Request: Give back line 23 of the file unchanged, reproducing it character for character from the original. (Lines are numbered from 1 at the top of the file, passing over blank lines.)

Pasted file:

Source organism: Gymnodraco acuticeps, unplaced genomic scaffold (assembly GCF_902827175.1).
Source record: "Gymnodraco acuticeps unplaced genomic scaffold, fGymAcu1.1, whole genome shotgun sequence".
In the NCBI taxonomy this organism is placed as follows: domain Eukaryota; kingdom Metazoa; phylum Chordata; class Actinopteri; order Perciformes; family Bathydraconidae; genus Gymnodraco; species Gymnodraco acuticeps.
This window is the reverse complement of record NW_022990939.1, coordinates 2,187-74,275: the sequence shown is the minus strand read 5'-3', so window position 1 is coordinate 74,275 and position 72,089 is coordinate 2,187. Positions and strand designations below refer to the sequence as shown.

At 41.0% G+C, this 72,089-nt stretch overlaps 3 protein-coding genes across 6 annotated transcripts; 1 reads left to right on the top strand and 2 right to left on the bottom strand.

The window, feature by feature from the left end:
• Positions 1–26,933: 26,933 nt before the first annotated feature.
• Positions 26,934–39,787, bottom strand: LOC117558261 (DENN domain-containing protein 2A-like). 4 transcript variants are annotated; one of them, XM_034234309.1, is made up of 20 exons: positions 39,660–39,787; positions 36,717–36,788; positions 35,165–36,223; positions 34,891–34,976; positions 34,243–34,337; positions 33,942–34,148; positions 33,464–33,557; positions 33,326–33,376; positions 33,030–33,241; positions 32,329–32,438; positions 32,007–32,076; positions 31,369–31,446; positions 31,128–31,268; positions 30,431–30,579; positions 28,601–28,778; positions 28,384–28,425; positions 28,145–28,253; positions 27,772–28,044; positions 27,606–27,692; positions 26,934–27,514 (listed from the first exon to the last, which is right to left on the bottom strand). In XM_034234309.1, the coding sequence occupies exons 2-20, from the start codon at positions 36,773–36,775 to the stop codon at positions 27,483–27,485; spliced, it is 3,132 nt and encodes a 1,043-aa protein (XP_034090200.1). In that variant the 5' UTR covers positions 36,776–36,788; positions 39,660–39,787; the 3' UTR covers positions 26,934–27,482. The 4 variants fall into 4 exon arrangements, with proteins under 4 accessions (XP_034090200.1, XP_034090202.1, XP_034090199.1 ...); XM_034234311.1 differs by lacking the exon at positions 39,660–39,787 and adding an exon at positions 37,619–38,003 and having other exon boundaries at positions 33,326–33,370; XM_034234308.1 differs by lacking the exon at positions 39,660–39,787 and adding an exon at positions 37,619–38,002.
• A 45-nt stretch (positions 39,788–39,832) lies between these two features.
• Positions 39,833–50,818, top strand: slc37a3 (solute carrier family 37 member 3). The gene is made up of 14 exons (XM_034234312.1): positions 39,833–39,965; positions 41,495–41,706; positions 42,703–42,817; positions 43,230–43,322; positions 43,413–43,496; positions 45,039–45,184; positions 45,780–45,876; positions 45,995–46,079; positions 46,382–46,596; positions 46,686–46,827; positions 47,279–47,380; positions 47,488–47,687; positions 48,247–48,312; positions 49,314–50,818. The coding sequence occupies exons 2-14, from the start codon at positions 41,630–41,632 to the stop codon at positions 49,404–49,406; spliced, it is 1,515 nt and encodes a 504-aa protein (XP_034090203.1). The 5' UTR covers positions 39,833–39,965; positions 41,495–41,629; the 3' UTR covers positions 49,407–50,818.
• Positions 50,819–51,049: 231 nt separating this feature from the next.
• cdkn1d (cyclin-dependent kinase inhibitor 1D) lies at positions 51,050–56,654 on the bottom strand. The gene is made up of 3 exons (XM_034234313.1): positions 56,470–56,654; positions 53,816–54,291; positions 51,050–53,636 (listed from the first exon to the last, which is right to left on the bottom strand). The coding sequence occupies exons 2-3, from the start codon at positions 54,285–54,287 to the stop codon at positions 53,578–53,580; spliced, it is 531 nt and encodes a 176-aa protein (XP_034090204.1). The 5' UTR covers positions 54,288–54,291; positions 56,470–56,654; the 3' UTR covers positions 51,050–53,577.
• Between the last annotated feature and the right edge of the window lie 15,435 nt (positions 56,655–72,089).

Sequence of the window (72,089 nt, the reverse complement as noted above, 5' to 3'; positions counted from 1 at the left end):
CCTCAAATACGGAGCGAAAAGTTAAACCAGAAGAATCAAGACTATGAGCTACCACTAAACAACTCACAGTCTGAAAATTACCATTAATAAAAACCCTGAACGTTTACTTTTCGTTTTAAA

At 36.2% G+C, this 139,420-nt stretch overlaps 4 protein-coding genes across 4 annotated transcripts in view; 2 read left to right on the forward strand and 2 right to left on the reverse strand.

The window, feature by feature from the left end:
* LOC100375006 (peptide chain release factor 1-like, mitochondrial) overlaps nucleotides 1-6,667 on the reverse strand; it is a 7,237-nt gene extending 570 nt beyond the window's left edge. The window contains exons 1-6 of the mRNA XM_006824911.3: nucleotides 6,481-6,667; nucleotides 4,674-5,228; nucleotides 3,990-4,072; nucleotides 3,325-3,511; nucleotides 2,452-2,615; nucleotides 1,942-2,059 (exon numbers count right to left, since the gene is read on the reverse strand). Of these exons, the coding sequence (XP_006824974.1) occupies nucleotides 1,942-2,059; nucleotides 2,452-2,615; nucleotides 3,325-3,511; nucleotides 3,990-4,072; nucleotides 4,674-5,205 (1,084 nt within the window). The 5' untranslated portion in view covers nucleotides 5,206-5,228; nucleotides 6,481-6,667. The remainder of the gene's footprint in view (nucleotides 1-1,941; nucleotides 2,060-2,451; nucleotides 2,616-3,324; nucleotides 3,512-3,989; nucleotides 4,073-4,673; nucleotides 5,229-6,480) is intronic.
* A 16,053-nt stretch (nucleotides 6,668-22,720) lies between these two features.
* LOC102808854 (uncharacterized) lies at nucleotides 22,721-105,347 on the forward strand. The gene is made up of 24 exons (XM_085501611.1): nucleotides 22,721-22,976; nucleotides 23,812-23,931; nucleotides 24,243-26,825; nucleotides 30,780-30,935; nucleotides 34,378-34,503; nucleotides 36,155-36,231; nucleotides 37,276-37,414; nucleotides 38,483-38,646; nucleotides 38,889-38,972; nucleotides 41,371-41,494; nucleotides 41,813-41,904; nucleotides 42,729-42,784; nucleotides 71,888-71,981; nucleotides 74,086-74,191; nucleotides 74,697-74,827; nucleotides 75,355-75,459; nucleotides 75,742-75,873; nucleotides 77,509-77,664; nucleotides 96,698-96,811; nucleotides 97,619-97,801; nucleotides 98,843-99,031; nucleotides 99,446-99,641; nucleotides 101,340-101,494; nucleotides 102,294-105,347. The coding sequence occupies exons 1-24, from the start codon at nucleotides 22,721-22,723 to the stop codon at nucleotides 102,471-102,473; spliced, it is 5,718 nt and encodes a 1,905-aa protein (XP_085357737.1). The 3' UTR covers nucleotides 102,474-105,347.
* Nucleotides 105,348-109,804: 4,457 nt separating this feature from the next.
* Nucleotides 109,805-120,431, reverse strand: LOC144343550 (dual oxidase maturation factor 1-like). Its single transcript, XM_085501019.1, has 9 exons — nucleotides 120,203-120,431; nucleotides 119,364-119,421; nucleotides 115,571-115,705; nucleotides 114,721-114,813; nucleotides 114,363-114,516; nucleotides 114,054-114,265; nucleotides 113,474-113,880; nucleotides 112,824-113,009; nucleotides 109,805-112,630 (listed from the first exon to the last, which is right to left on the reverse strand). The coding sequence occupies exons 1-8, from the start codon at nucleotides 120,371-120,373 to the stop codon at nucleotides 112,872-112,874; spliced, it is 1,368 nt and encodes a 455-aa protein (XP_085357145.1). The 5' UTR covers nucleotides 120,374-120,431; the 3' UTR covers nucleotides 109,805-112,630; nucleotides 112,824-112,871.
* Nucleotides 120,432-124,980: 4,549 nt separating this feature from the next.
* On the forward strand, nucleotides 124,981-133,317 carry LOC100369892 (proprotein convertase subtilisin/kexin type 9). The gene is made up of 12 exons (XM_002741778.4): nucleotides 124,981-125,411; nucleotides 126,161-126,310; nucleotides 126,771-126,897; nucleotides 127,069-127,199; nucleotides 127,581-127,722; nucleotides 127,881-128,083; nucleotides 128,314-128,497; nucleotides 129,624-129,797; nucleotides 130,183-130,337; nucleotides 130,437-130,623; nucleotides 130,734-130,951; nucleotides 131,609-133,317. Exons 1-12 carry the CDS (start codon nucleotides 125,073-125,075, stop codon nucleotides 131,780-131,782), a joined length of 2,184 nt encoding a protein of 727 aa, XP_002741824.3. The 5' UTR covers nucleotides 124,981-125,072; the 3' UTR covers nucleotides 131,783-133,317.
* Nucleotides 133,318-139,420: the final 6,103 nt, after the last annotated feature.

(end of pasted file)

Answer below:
* Nucleotides 120,432-124,980: 4,549 nt separating this feature from the next.